Morocco’s unique approach to defusing terrorism and countering incitement to terrorist acts within the context of Islam was highlighted this week at the United Nations during a high-level meeting of the UN Security Council’s Counter-Terrorism Committee (CTC).
Some officials from the North African country, including Minister of religious affairs, Ahmed Toufik, made the trip to New York to explain how Morocco addresses the plight of terrorism which breeds on ignorance, poverty and other social fractures and how it tries to pacify radical elements whenever they are identified.
The Moroccan officials pointed out that Morocco, which is convinced that no sustainable security, peace, and stability are possible without security, an inclusive and equitable human development and the promotion of authentic cultural and religious values, adopted a multidimensional approach that does not focus on the security aspect only but also on the religious and spiritual aspects and on socio-economic issues.
Being aware that preventive measures are as important as the coercive ones and that only the combination of these three elements, along with political reforms, will allow an effective fight against violent radicalism and terrorism, Morocco bases its strategy on security measures upgrading, the promotion of an Islam that commends the values of tolerance, grounding all religious teachings within the ethics of moderation, and on efforts to ensure a socio-economic development to all layers of society.
In a message to the event, the UN Secretary-General Ban Ki-moon also stressed that struggle against terrorism must be multifaceted and that “the international community must act swiftly and concretely to confront the root causes of violent extremism.”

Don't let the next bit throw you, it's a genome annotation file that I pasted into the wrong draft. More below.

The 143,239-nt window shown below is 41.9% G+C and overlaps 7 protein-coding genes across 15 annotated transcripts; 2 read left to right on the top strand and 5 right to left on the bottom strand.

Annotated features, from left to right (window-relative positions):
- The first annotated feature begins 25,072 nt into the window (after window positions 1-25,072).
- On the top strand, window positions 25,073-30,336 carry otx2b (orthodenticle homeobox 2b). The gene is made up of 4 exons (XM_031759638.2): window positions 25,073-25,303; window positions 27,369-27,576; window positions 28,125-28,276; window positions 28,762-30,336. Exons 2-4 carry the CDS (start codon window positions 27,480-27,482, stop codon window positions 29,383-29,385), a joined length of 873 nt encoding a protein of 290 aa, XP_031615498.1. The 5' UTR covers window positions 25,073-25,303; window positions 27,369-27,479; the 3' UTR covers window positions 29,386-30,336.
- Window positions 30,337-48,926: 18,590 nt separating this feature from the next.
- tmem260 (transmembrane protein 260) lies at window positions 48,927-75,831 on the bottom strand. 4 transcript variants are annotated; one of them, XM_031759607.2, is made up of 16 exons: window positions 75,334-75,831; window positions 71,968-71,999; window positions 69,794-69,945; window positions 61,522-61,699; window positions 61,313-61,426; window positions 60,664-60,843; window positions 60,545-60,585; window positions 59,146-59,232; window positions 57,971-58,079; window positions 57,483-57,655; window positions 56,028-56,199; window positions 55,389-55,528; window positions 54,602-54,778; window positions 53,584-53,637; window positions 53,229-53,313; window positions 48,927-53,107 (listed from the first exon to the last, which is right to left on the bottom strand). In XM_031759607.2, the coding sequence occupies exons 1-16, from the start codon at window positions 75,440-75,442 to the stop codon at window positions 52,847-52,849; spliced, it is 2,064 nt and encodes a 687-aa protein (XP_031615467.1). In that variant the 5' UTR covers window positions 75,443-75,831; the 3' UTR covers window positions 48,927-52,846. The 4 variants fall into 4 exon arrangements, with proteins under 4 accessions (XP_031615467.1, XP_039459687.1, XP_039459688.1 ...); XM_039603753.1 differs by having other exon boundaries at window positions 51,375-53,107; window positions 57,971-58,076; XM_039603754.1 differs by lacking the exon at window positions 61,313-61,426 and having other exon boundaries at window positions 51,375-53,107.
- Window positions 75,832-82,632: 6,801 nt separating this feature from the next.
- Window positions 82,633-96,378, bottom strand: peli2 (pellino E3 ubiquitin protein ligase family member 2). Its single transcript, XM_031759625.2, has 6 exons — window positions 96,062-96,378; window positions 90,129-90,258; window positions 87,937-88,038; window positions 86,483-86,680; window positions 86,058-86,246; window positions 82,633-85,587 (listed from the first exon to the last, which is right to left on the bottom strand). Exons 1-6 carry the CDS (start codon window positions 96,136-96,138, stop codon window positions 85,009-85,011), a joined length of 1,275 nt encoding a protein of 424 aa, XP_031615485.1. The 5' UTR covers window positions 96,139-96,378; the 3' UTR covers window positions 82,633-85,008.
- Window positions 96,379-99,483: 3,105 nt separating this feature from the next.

“Our action has to be multifaceted: addressing the immediate security challenges, the political context and underlying, long-term grievances,” he said in the message that was delivered by Under-Secretary-General for Political Affairs Jeffrey Feltman.
“There is no more time to lose. We have to act concertedly and with determination,” Ban ki-moon said.
In their presentations before the CTC, Moroccan officials renewed their country’s commitment to cooperate with the international community, whether at the bilateral or multilateral level, in the fight against terrorism under all its forms.
They pointed out in this regard that the efforts made by security services to thwart any domestic terrorist threat do not hamper the country’s contribution to anti-terrorism struggle at the international scale, mainly through intelligence sharing that proved crucial in foiling several terror plots against friendly countries.
A special emphasis was laid on Morocco’s cooperation with African States that enabled to nip in the bud many terrorist plans targeting African senior officials or Western interests in African countries.
Since 2005, Moroccan authorities have managed to dismantle several terrorist groups headed by Sahel-based members of Al Qaeda in the Islamic Maghreb (AQIM). These include “Fath Al Andalous” (2008), “Al Mourabitoune al Joudoud “(2009), and “Amgala” (2011).
Several UN officials have lauded Morocco’s experience in anti-terrorism struggle, its cooperation with African countries and its good practices in teaching religion and moderate Islam and in training African preachers and imams.
Jean-Paul Laborde, the Executive Director of the UN Counter-Terrorism Committee Executive Directorate (CTED), has thus highlighted the Moroccan example as one worthy of emulation.
“The Moroccans teach their religious leaders moderation which constitutes, according to them, the authenticity of Islam,” Mr. Laborde pointed out, adding that is why the Moroccan strategy to teach the solid foundations of an authentic religion is extremely important.
“It’s really important to show the world that this is a good practice. And we are ready to disseminate this good practice all over the world.”
Jeffrey Feltman on his part welcomed Morocco’s efforts in fighting extremism and lauded Morocco’s king initiative to train African Imams as timely.
This initiative falls in line with the international community’s efforts to address the growing threat of violent extremism worldwide, he said